Telepathic Video Games: Revolutionary Brain-To-Brain Interface Allows Multiplayer Mind-Only Collaboration

telepathic video games

Researchers from the University of Washington have developed a revolutionary brain-to-brain interface allowing three people to send and receive information using nothing but their brains. The first brain-to-brain network to connect more than two people, the interface could open up exciting new possibilities in telepathic technology.

Called BrainNet, the three-player network engaged the participants in a game of Tetris. Players need to rotate a figure at the top of the screen to complete a line at the bottom.

Mute Senders & Blind Receivers

The three players in the BrainNet interface had different tasks: two of them – the Senders – could see both the figure and the line, and had to instruct the third – the Receiver, who could only see the line at the bottom of the screen – on whether or not to rotate the figure to complete the line.

Everything, of course, without any way for the three players to interact with each other – other than the BrainNet interface.

The three players wore electroencephalography caps that picked up and decoded electrical signals in their brains. By analyzing the parts of the brain that were stimulated by either an “Yes” or “No” response, and in turn stimulating the visual cortex of the Receiver, the interface allowed virtual telepathic communication.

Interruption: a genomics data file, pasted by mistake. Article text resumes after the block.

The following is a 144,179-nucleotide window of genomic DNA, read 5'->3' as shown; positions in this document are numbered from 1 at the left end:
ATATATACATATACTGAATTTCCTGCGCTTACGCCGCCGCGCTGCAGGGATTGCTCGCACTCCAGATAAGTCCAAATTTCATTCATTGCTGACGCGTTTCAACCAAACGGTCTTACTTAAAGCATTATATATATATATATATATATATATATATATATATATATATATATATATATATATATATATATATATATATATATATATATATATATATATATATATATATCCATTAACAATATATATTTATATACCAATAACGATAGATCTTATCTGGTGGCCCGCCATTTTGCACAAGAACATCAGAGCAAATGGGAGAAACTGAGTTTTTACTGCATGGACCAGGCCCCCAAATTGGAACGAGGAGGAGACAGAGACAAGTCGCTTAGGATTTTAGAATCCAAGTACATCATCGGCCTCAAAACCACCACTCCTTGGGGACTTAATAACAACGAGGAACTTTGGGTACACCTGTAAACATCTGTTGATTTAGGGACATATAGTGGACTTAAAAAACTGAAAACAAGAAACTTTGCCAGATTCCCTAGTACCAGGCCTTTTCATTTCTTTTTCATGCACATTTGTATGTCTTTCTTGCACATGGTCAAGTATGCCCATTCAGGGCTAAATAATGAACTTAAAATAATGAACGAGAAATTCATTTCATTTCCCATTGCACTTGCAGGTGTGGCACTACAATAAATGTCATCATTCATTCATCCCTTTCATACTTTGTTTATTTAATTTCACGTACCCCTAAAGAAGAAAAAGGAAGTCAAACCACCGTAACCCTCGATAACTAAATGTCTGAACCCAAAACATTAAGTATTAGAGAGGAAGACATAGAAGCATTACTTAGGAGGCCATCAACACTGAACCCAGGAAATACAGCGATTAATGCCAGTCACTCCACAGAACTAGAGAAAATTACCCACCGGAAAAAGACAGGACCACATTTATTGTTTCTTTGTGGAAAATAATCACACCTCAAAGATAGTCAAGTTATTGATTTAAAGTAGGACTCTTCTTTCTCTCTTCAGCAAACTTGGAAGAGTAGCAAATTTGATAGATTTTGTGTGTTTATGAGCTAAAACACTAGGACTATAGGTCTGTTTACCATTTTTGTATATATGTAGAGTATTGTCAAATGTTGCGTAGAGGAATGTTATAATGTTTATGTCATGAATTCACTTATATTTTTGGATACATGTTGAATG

telepathic video games

Tricking The Neurons

Study co-author Andrea Stocco, a UW assistant professor in the Department of Psychology and the Institute for Learning & Brain Sciences, explains: ‘To deliver the message to the Receiver, we used a cable that ends with a wand that looks like a tiny racket behind the Receiver’s head. This coil stimulates the part of the brain that translates signals from the eyes. We essentially ‘trick’ the neurons in the back of the brain to spread around the message that they have received signals from the eyes. Then participants have the sensation that bright arcs or objects suddenly appear in front of their eyes.”

The experiment was successful in 81% of the cases, and Receivers were even able to identify “lying” Senders and learn to mistrust their instructions.

The researchers hope that their study will pave the way for the development of collaborative telepathic technologies allowing people to literally join their brain force on complex tasks. They have also partnered with the Neuroethics team at the Center for Neurotechnology to explore the ethical implications of these technologies.